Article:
The heading itself implies simple and straightforward logic – “When a machine breaks down, fix it”. This is a reactive maintenance management technique that waits for machine or equipment failure before any maintenance action is taken; however, it is actually a “no-maintenance” approach of the management.
No expenditure is made on maintenance until a machine or system fails to operate.
Few plants adopt a true run-to-failure management philosophy, as in almost all instances, the industries carry out basic preventive maintenance tasks such as lubrication, monitoring of operating parameters and other machine adjustments.
High spare parts inventory cost…
Or high value due to replacement of machine
In absence of anticipated periodic maintenance requirements, the industry that adopting BMM must be able to react immediately to all possible failures within the plant.
This reactive method of management forces the maintenance department to maintain large spare parts inventories that may include spare machines or at least all major components for all the critical equipment in the plant. The alternative is to rely on the equipment vendors that can provide immediate delivery of required spare parts to repair the equipment.
High overtime labour costs…
The equipment may breakdown at any damned hour of day or night and hence it may be necessary to retain additional manpower to carry out the maintenance and repairing within least possible time to bring the equipment back into service to reduce the production losses.
The manpower retained beyond normal duty hours would be paid substantial cost towards overtime.
High equipment downtime and high cost of maintenance…
This reactive method of maintenance results into rather high equipment downtime in most of the incidents of breakdown.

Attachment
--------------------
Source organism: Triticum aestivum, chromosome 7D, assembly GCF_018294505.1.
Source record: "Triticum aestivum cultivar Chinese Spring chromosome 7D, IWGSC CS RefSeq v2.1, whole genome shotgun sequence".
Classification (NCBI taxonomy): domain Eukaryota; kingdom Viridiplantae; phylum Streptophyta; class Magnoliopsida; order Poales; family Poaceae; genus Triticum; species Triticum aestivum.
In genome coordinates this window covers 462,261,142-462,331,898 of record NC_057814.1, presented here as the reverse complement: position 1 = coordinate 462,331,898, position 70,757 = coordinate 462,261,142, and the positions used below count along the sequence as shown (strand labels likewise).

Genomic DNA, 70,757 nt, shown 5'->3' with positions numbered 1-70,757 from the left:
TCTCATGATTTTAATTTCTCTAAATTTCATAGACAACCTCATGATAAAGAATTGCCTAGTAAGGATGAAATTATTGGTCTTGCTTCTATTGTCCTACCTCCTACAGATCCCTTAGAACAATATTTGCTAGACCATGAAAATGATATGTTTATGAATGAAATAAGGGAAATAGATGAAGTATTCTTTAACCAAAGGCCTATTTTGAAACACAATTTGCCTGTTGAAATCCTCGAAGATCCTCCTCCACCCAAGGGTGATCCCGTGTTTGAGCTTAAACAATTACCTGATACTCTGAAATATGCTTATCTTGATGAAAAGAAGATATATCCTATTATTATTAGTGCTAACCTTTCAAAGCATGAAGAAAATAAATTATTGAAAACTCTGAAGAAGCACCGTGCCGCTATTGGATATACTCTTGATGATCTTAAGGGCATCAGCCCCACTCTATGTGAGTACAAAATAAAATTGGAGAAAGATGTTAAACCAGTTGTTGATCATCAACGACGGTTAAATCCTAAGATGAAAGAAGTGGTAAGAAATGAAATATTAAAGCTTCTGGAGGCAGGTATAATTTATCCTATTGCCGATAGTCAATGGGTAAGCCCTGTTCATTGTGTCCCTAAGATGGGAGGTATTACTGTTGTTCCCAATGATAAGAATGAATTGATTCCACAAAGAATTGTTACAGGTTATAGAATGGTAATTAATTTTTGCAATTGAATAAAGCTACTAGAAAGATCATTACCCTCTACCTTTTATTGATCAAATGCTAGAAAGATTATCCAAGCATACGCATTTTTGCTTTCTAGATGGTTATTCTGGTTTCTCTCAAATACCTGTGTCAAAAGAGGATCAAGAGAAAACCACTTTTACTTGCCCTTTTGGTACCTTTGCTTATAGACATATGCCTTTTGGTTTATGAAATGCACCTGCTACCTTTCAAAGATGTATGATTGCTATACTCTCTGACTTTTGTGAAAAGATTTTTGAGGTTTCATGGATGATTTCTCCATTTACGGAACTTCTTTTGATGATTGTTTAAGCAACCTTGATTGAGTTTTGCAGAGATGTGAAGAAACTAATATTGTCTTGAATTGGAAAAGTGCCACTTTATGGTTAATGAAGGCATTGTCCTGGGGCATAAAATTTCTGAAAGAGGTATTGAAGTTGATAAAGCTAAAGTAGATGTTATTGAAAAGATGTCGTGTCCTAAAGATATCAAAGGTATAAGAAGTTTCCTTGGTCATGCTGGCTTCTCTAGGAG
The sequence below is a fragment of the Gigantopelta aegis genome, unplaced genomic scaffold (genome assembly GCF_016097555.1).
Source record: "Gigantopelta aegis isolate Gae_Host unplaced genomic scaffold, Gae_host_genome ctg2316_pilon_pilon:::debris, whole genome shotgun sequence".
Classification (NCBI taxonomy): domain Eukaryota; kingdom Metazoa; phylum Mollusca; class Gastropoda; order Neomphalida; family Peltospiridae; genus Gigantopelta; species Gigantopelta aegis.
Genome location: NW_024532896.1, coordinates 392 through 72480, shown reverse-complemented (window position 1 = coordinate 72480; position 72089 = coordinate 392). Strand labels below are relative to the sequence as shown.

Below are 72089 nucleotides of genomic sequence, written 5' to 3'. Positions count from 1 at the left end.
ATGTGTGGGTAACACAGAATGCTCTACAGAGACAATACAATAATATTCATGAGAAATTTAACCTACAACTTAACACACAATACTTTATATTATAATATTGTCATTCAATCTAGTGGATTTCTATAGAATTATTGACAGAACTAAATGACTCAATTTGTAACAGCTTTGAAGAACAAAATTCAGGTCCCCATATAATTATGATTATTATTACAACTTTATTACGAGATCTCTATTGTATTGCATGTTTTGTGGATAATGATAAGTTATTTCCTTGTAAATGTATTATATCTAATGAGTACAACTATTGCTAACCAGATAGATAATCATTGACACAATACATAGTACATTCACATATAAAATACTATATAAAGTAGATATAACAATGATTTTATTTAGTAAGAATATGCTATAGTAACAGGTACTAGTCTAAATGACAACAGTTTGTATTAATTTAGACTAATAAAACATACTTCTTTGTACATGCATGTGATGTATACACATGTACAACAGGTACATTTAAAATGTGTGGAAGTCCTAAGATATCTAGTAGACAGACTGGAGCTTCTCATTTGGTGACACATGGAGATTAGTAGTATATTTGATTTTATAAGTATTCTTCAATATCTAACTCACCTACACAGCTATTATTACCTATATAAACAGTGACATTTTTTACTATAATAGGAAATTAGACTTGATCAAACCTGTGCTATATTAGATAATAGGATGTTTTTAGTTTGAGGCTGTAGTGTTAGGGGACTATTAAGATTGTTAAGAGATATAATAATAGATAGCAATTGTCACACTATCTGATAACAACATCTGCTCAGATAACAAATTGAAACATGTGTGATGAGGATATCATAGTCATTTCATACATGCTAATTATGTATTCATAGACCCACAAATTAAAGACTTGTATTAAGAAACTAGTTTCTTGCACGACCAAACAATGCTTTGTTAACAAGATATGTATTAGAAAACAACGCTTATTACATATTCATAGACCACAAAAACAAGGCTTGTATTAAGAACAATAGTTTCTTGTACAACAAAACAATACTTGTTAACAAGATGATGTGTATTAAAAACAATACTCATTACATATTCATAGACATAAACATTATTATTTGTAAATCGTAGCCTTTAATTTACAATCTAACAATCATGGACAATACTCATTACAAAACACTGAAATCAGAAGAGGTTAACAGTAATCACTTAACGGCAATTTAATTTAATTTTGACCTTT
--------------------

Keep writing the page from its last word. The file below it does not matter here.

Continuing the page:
Many times, all the spare parts required to set right the breakdown are not available and the vendor is approached to purchase the spares. Even if immediate delivery of required spares is affected, substantial time would always be lost before the equipment is repaired and put back into service.
Moreover, the vendor would charge premiums for expedited delivery, which would substantially increase the costs of spare parts besides higher downtime required to correct machine failures. This happens due to the fact that it is not feasible to maintain all the spare parts for all the machines installed in the plant.
Loss of profit due to partial or total stoppage of production…
This reactive maintenance may be appropriate for low value and non-critical equipment. For costly and critical equipment, it is not desirable to wait till the occurrence of breakdown, as the cost of breakdown is always more to the industries than the cost of preventive maintenance.
Therefore, it is more appropriate to identify the defect before failure to plan repair / replacement. Though, the equipment breakdowns cannot be avoided in totality, but incidents can be reduced to great extent with appropriate type of maintenance.
Will be continued… stay in the tune ;)
Hummmmm, I would like to improve and update the technical program of maintenace at site and how do I download this article.
Thank you very much.